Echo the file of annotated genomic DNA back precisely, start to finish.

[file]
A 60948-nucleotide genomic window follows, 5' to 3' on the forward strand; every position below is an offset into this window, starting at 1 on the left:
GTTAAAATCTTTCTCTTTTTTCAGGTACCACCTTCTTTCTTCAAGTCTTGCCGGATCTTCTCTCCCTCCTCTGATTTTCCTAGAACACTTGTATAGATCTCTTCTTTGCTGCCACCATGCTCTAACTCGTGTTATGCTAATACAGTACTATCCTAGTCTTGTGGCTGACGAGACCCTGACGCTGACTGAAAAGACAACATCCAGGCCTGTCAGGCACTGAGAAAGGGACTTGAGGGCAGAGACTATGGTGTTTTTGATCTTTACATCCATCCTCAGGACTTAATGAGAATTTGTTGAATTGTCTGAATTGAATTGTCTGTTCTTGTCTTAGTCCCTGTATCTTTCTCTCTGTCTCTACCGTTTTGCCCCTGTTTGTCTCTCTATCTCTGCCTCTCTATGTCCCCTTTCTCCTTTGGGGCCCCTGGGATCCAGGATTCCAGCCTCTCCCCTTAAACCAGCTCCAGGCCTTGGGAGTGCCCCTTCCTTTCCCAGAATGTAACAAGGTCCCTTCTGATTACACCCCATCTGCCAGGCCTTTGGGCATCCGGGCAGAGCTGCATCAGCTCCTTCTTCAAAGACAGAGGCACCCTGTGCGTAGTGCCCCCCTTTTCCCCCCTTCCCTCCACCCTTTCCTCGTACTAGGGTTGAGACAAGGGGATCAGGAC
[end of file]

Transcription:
A 60948-nucleotide genomic window follows, 5' to 3' on the forward strand; every position below is an offset into this window, starting at 1 on the left:
GTTAAAATCTTTCTCTTTTTTCAGGTACCACCTTCTTTCTTCAAGTCTTGCCGGATCTTCTCTCCCTCCTCTGATTTTCCTAGAACACTTGTATAGATCTCTTCTTTGCTGCCACCATGCTCTAACTCGTGTTATGCTAATACAGTACTATCCTAGTCTTGTGGCTGACGAGACCCTGACGCTGACTGAAAAGACAACATCCAGGCCTGTCAGGCACTGAGAAAGGGACTTGAGGGCAGAGACTATGGTGTTTTTGATCTTTACATCCATCCTCAGGACTTAATGAGAATTTGTTGAATTGTCTGAATTGAATTGTCTGTTCTTGTCTTAGTCCCTGTATCTTTCTCTCTGTCTCTACCGTTTTGCCCCTGTTTGTCTCTCTATCTCTGCCTCTCTATGTCCCCTTTCTCCTTTGGGGCCCCTGGGATCCAGGATTCCAGCCTCTCCCCTTAAACCAGCTCCAGGCCTTGGGAGTGCCCCTTCCTTTCCCAGAATGTAACAAGGTCCCTTCTGATTACACCCCATCTGCCAGGCCTTTGGGCATCCGGGCAGAGCTGCATCAGCTCCTTCTTCAAAGACAGAGGCACCCTGTGCGTAGTGCCCCCCTTTTCCCCCCTTCCCTCCACCCTTTCCTCGTACTAGGGTTGAGACAAGGGGATCAGGAC